Corprate appointees

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    I have had a request from a Support Provider to become a corporate appointee in a similar way to which I understand the DWP operate at present.

    A senior person in the company, such as a director or company secretary, will become an appointee but will then ‘delegate’ their responsibility to other staff who will, in effect, sign claim forms and notify changes in circumstances etc. etc.

    If the claimant is also receiving another social security benefit they may already have an appointee whom the DWP office have appointed. If they have, regulations allow us to treat that appointee as the appointee for HB + CTB. We do not have to follow the DWP office lead.

    I have reservations about the Provider ‘losing ownership’ of the responsibility for being an appointee – but if the DWP accept it, can we ?? There is also a potential for a conflict of interest here as this Support provider also receives payment of HB on behalf of the RSL landlord.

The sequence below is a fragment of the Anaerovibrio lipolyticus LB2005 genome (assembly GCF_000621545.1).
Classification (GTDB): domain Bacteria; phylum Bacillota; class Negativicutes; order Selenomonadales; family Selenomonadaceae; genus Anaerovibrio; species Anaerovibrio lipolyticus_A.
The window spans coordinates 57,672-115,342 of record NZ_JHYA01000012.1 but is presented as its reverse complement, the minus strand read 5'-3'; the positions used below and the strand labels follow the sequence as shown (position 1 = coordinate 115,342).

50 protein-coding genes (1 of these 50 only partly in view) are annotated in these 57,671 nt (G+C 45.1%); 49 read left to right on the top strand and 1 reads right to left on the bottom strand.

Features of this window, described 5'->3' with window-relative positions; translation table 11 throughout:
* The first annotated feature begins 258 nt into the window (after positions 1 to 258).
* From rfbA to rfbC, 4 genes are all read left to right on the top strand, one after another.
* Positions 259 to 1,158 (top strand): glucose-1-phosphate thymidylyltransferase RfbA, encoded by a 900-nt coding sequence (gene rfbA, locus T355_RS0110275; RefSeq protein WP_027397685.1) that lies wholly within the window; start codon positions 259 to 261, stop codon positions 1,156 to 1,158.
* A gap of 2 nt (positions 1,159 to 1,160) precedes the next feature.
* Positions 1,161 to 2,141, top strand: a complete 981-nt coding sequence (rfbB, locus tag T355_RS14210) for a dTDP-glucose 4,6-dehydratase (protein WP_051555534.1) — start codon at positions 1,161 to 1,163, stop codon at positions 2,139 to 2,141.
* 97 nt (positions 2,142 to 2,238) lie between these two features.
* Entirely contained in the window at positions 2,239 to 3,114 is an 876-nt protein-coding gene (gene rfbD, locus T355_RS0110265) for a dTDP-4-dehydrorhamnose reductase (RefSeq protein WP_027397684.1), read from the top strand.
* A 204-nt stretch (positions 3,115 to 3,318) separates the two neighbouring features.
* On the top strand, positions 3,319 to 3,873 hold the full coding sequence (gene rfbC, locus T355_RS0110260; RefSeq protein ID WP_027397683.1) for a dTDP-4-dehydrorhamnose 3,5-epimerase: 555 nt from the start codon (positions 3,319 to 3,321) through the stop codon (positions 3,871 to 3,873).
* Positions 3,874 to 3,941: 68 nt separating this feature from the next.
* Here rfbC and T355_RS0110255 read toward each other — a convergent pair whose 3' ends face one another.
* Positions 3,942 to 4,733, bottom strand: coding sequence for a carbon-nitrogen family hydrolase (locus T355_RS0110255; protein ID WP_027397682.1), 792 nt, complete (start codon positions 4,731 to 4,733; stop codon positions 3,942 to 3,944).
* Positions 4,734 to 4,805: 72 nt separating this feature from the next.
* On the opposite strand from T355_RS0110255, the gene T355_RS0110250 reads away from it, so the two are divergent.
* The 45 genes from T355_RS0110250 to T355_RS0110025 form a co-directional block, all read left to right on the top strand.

Has anyone else come accross this sort of request? Do the Regs permit it – they are almost identical to DWP regs apparntly? If so, does it work?

    All view are welcome.



    I think what you are saying here Colin is that you perceive there may be a conflict of interests.
    HB reg 82, (HB reg 60+ 63) States that the LA may accept a written request as appointee, but we should take into account any conflict of interests between appointee in that role and any other (in your case support provider / rent collector?). Once you have accepted you have to give 4 weeks written notice to terminate.
    As a suggestion, perhaps you should discuss this with the support provider so that the conflict can be minimised or eliminated and they are cetrtain what their responsibilities are. 8)

    Kevin D

    This response will not exactly be surprising to most ppl…..

    I would be VERY wary about accepting someone as an appointee in such cases. There is clear ground for conflicting interests.

    Also, there is a good argument for leaving the responsibility with the clmt – it actually gives the clmt greater protection when things go wrong when it comes to judgement calls in areas such as “good cause” for backdating and “reasonably expected to realise….” for overpayments.


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